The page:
Peoria County News Briefs

Chronicle Media

“Can’t We Talk About Something More Pleasant” by Roz Chast will be Peoria Reads! next selection. Peoria Reads! has received a federal grant of $6,575, which it will use to host the NEA Big Read in Peoria in spring 2019.


Peoria Reads! receives NEA Big Read grant

Peoria Reads! is a recipient of a grant of $6,575, which will be used to host the NEA Big Read in Peoria and the surrounding community. A national initiative of the National Endowment for the Arts in partnership with Arts Midwest, the NEA Big Read aims to broaden our understanding of the world, our communities, and ourselves through the joy of sharing a good book. Peoria Reads! is one of 79 nonprofit organizations to receive an NEA Big Read grant for a community reading program between September 2018 and June 2019.

The NEA Big Read in Peoria will focus on activities planned for spring 2019.

The book chosen for Peoria Reads! is “Can’t We Talk About Something More Pleasant” by Roz Chast. Chast is a longtime cartoonist for the New Yorker, and the book tells the story of Chast’s parents’ final years through cartoons, family photos, found documents and narrative prose. Peoria Reads! chose this book because many in the community have elderly family members who need assistance. Told with humor and pathos, “Can’t We Talk About Something More Pleasant” is a book that will launch discussion and entertain while it offers comfort.

The NEA Big Read showcases a diverse range of contemporary titles that reflect many different voices and perspectives, aiming to inspire conversation and discovery. The main feature of the initiative is a grants program, managed by Arts Midwest, which annually supports dynamic community reading programs, each designed around a single NEA Big Read selection.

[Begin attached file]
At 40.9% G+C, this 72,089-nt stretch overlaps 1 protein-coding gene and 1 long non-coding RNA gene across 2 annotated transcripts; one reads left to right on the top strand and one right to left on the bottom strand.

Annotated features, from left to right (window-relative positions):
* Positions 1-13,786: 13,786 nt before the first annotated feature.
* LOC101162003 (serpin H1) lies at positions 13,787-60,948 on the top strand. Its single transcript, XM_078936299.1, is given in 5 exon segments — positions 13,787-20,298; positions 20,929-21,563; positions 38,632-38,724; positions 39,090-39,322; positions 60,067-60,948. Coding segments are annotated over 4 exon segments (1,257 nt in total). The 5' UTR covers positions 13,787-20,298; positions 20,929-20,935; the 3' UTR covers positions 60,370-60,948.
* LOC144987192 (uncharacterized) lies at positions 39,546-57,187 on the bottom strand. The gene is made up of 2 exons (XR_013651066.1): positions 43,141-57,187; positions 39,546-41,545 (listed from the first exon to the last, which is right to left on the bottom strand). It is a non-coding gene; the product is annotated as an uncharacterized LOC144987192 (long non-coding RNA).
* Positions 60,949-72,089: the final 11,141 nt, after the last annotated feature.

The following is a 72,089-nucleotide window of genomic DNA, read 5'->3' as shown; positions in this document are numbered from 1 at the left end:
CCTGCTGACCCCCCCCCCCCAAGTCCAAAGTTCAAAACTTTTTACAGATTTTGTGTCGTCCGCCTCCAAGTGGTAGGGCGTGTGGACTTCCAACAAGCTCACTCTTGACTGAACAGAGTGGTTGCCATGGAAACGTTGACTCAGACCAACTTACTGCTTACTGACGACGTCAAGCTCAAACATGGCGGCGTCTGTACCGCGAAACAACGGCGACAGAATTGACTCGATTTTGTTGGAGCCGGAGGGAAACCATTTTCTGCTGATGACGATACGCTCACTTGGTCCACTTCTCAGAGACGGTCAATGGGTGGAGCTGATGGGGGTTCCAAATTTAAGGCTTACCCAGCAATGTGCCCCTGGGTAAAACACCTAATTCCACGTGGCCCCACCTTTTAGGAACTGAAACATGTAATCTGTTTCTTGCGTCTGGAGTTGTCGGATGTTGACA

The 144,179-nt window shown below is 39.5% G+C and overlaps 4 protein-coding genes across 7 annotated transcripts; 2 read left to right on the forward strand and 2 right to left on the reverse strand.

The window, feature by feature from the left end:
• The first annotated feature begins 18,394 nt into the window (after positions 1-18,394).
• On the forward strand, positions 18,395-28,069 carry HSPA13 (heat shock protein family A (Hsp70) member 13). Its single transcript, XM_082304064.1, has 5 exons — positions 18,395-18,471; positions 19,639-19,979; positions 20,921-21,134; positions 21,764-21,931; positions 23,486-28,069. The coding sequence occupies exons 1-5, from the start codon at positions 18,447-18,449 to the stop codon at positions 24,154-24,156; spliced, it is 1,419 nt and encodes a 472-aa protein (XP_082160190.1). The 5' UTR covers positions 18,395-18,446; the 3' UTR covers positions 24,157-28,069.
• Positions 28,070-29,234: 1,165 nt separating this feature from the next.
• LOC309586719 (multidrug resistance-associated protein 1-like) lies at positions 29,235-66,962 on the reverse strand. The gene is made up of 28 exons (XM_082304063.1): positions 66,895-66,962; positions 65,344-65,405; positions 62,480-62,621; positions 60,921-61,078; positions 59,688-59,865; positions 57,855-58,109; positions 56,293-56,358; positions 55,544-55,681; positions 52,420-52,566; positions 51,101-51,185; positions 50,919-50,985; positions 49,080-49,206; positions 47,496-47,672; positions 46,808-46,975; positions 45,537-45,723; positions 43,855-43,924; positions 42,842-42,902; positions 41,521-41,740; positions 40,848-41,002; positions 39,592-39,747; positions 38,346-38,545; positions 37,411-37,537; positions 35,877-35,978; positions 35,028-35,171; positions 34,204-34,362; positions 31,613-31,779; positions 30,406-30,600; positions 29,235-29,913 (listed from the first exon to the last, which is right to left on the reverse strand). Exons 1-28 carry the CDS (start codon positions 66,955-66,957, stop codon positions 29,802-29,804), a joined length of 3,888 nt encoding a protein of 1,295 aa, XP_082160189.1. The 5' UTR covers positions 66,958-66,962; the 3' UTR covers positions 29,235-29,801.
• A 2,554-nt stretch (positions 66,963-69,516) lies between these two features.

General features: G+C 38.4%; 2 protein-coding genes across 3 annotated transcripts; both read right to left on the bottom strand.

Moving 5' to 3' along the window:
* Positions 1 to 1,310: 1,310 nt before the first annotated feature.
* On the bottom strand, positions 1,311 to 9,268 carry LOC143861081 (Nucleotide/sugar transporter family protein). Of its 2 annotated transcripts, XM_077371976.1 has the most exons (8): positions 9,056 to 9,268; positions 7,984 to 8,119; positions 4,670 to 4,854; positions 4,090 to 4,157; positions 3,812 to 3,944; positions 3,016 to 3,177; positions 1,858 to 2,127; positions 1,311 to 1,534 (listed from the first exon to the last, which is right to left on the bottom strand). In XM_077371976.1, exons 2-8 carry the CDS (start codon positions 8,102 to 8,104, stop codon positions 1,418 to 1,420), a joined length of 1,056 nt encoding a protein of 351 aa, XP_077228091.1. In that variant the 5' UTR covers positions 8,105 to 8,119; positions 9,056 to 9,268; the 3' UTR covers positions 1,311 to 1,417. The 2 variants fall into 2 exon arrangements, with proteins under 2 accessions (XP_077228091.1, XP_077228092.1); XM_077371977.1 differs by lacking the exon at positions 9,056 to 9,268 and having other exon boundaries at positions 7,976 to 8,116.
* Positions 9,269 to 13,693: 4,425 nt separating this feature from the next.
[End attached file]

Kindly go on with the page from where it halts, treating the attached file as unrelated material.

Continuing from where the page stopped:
Construction project to continue until fall

A construction project at the intersection of Allen Road and Willow Knolls Road will affect traffic until the project is completed in the fall.

The intersection’s traffic signals have been deactivated, and traffic is down to one lane for both northbound and southbound Allen Road motorists. Eastbound and westbound traffic on Willow Knolls Road is being controlled by stop signs, requiring motorists to yield to merge into traffic on Allen Road.

Lane restrictions in place on Allen Road allow for through traffic and right turns, only. No left turning movements are being permitted within the intersection during this phase of the construction.

There is no through traffic on Willow Knolls Road. Eastbound and westbound traffic approaching the intersection are permitted only right turns onto Allen Road.

CityLink transit services are operating. Buses stop at the southeast corner of Pasmoso Drive and Allen Road for the line that travels northbound Allen Road to westbound on Willow Knolls Road. The eastbound Willow Knolls bus line stops at the west Willowlake Court cul-de-sac. For more information about pickup locations during this construction, contact CityLink at 309-676-8015.

Contact City Engineer Bill Lewis or the project’s managing engineer Stephen Letsky at 309-494-8800 with questions about this project.